Recently, I participated in the Community Campus Partnerships for Health Summer Intensive in Durham, North Carolina. The program was called Structural Inequities: An On The Ground View. A group of about 50 people from across the country convened at North Carolina Central University, a historically Black university. The seeds of the recent horrific events in Charlottesville Virginia were planted centuries ago, and can be found in places like Historic Stagville, a plantation we visited as part of this program. CHNA 17 is committed to uprooting these inequities that are embedded into our culture and the very fabric of our country.
Historic Stagville is perhaps 15-20 minutes from downtown Durham. It is what’s left of one of the largest plantations in the pre-civil war south. By 1860, it was almost 30,000 acres and included nearly 900 enslaved people. On the bus ride over, we drove through vastly different neighborhoods, some extremely poor and under-resourced, and others much more upscale. These poor neighborhoods are just one of the living legacies of structural racism as it was imposed in 1860 and continues to play out today.
The tour began at a site where a house for several enslaved people had once been located. The only remaining sign that the house existed were the stones laid out as the foundation. We learned it was a small house, and poorly made. It was located strategically downhill from the plantation owner’s house, done so the slave holder could look down upon the enslaved individuals, and reinforce a sense of dominance. Perhaps one of the most poignant moments for me was hearing the names of the first two people who were enslaved at the location, Phoebe and Ned. They had 3 children. Hundreds followed. Contrary to what is often taught about slavery, I learned that the enslaved people were highly skilled as blacksmith, woodworkers, and seamstresses. And despite the belief that most were illiterate, many learned to read. They had to in order to deliver goods across the region and keep records.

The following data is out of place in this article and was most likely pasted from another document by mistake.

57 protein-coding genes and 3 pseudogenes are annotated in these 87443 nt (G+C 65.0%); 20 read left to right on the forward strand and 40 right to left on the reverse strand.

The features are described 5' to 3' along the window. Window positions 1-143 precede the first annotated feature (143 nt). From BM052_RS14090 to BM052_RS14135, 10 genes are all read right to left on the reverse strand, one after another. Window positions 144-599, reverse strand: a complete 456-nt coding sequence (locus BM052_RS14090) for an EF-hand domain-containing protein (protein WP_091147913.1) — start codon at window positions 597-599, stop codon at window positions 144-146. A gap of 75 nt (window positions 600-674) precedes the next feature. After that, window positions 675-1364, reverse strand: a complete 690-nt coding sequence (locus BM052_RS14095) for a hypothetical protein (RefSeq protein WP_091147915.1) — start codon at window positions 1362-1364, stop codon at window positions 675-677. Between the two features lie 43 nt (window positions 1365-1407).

The picture here shows the imprint of a child’s foot in a brick that a was made at the plantation. The child probably ran across the brick and the brickmaker might have been too tired to smooth it out, or perhaps did not notice the footprint. The brick is part of a larger, much nicer structure that was built later on to house enslaved people. There are two theories about why the nicer houses were built. One is that contagion was a problem and the owners wanted to keep people alive and healthy enough to work. The other is that times and sentiments were changing and there was a growing movement against slavery. These houses were a way for the plantation owner to show how well he treated the enslaved. The houses were located very close to the main road.
I will be doing a lunch and learn on August 23 from 12-1pm (most likely in Arlington or Somerville) to share some of what I learned from the Summer Intensive. The intensive also included a presentation by the Racial Equity Institute, tools of the Community-Based Participatory Research approach, and a look at communities in partnership. Please register here , and be sure to bring your lunch! As we sat together after touring the plantation, the following poem was read aloud. I’ll leave you with this…Won’t you celebrate with me
won’t you celebrate with me
what i have shaped into
a kind of life? i had no model.
born in babylon
both nonwhite and woman
what did i see to be except myself?
i made it up
here on this bridge between
starshine and clay,
my one hand holding tight
my other hand; come celebrate
with me that everyday
something has tried to kill me
and has failed.